£50 million funding given to artificial intelligence to speed up cancer diagnoses

29 August 2020, 00:00 | Updated: 25 July 2023, 11:53

Artificial intelligence could be used to speed up diagnoses
Artificial intelligence could be used to speed up diagnoses. Picture: PA

By Maddie Goodfellow

Artificial intelligence capable of spotting deadly diseases like cancer is to receive a £50 million funding boost in a bid to speed up diagnosis times.

The extra money is being awarded to three specialist centres based in Coventry, Leeds and London, delivering digital upgrades to pathology and imaging services across an additional 38 NHS trusts, the Department of Health and Social Care (DoH) said.

It is hoped the technology will improve outcomes for millions of patients, providing a more accurate diagnosis and freeing up NHS staff time, as part of a Government commitment to detect three quarters of cancers at an early stage by 2028.

Health Secretary Matt Hancock said: "Technology is a force for good in our fight against the deadliest diseases - it can transform and save lives through faster diagnosis, free up clinicians to spend time with their patients and make every pound in the NHS go further.

"I am determined we do all we can to save lives by spotting cancer sooner.

"Bringing the benefits of artificial intelligence to the front line of our health service with this funding is another step in that mission.

"We can support doctors to improve the care we provide and make Britain a world-leader in this field.

"The NHS is open and I urge anyone who suspects they have symptoms to book an appointment with their GP as soon as possible to benefit from our excellent diagnostics and treatments."

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The Government said the investment will support its long-term response to Covid-19, allowing centres to work with British businesses and thereby support the economic recovery.

The DoH said that since the beginning of the coronavirus pandemic, more than 92% of urgent cancer referrals have been investigated within two weeks and 85,000 people have started treatment.

Darren Treanor, a consultant pathologist at Leeds Teaching Hospitals NHS Trust and director of one of the three centres, said: "This investment will allow us to use digital pathology to diagnose cancer at 21 NHS trusts in the North, serving a population of six million people.

"We will also build a national network spanning another 25 hospitals in England, allowing doctors to get expert second opinions in rare cancers, such as childhood tumours, more rapidly."

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It comes as the Government said it hopes to clear the backlog of cancer patients awaiting treatment "within a matter of months".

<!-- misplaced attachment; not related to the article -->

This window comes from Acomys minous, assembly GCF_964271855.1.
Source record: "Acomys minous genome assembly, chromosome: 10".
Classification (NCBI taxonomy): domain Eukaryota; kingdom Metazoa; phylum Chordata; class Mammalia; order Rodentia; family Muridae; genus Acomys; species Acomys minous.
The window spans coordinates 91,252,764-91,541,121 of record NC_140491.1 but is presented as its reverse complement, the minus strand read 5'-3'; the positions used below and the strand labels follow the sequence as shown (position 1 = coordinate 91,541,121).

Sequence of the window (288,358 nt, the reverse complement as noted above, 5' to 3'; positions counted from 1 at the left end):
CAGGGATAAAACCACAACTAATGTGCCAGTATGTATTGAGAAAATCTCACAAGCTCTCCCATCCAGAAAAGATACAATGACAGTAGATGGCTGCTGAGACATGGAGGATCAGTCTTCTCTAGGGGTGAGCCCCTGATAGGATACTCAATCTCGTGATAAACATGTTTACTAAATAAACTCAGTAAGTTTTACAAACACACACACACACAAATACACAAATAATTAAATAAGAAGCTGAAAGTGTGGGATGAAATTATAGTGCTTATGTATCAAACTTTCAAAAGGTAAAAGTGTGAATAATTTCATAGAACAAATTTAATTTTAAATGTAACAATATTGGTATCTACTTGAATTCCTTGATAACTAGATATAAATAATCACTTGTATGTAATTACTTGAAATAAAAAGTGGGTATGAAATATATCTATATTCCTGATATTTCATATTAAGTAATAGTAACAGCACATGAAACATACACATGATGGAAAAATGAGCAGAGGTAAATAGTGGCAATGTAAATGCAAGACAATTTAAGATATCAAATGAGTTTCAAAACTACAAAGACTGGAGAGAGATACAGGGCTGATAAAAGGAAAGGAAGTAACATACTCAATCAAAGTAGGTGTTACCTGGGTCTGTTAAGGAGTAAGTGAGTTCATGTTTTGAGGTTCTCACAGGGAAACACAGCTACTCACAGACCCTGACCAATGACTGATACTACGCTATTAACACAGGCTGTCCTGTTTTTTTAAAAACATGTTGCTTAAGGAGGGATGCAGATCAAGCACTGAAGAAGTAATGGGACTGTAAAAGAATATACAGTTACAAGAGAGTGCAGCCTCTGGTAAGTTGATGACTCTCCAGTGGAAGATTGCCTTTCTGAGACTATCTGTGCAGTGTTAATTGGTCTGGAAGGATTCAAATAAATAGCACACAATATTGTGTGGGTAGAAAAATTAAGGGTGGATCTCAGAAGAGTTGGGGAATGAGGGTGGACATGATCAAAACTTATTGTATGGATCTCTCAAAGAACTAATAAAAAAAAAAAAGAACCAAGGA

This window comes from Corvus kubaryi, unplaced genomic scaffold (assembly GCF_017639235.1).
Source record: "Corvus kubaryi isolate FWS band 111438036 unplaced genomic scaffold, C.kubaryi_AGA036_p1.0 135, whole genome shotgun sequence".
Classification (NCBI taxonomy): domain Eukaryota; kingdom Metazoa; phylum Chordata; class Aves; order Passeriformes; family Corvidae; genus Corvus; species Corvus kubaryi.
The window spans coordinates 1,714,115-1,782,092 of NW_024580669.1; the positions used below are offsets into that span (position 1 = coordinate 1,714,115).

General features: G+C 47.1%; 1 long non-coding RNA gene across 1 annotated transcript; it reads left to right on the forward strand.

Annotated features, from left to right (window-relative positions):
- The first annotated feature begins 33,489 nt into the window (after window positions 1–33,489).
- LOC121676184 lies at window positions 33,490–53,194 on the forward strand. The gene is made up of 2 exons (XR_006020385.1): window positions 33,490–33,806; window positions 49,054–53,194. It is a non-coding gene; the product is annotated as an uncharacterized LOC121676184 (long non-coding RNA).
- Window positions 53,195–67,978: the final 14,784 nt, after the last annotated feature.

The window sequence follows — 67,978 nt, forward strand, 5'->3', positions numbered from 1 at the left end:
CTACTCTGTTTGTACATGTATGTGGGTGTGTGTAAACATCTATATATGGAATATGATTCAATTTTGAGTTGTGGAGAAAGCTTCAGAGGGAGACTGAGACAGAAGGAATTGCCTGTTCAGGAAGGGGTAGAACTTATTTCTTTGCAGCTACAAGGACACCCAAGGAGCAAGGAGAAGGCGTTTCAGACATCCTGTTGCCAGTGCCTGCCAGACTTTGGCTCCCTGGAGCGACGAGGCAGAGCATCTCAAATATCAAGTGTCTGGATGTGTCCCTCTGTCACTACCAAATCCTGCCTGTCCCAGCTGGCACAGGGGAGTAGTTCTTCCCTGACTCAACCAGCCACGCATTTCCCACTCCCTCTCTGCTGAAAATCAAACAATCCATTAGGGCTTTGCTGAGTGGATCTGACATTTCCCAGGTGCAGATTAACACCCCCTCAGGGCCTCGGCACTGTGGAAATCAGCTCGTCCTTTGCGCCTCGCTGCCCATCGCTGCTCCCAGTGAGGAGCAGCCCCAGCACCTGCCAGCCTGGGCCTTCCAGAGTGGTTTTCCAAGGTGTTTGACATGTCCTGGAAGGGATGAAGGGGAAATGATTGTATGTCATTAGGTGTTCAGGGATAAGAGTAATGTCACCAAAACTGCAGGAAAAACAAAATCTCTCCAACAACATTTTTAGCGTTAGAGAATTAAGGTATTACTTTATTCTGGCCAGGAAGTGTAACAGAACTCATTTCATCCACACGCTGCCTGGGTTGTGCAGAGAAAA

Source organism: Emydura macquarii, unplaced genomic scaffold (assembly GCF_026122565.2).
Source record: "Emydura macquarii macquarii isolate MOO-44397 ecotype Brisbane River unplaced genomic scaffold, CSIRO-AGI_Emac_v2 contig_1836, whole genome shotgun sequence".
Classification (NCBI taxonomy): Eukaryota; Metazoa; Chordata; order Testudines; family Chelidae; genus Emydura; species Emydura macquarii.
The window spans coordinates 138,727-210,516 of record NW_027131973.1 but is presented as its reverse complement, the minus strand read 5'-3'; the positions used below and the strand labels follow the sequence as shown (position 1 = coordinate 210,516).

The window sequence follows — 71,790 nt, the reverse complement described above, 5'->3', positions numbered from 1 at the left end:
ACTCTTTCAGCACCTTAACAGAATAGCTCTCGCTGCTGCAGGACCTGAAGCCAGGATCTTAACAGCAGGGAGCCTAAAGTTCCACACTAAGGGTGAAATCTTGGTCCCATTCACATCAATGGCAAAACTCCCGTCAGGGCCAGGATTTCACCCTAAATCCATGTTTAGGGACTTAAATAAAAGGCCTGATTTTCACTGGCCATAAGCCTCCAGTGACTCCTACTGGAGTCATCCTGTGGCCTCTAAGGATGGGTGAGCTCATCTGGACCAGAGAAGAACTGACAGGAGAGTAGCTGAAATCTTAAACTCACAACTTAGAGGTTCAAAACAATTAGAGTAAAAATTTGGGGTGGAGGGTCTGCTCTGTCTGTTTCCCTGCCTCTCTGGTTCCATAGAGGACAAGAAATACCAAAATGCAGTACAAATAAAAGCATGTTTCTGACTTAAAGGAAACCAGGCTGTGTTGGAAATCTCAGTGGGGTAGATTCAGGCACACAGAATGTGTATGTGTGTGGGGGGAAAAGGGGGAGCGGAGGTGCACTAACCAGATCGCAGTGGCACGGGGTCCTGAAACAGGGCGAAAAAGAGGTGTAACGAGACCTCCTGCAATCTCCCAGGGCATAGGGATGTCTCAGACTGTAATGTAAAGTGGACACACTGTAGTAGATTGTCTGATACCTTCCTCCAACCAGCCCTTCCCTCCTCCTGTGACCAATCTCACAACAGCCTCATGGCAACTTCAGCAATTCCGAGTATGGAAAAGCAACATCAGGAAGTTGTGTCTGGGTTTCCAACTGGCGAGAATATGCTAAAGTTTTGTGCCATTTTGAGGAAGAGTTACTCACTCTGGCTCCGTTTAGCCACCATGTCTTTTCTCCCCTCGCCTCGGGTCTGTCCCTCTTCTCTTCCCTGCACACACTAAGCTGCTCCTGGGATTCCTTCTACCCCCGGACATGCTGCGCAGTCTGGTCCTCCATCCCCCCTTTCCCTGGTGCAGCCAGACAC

Official figures have shown a dip in cancer referrals in England, while one charity said there has also been a decrease in the numbers or patients being treated with radiotherapy.

Speaking to ITV News, Matt Hancock said the number of cancer patients waiting longer than 62 days - the standard the Government wants to see - has increased "substantially", but that the numbers have "more or less halved" since the peak of the pandemic.

He said: "We've had to take action right across the NHS to make sure that we deal with Covid, and it was very important when there were a lot of new cases of Covid that people weren't made more at risk because of treatments, especially for cancer.

"But now it's incredibly important for people to come forward."

His comments come after charity Macmillan Cancer Support found that the number of people in England being treated with radiotherapy for one of five common types of cancer dropped 24% in April, shortly after the country went into lockdown.

NHS England's monthly data published on August 13 showed urgent cancer referrals dropped by a fifth in June compared to last year, rising to 43% for breast cancer, as the number of people - including cancer patients - waiting longer than 18 weeks for hospital treatment rose to 1.85 million in that month.

When asked whether he could assure that cancer patients will not have their treatment or surgery cancelled again in the event of a potential second wave in the winter, Mr Hancock said he could not guarantee it.

"What I can say though, is that we are already on the path to recovering the situation in cancer, which as I say, had to, unfortunately some have concentrated, did have to stop," he said.

On how long he thought it could take for the backlog to be cleared, Mr Hancock responded: "Well, I very much hope that that will happen within a matter of months."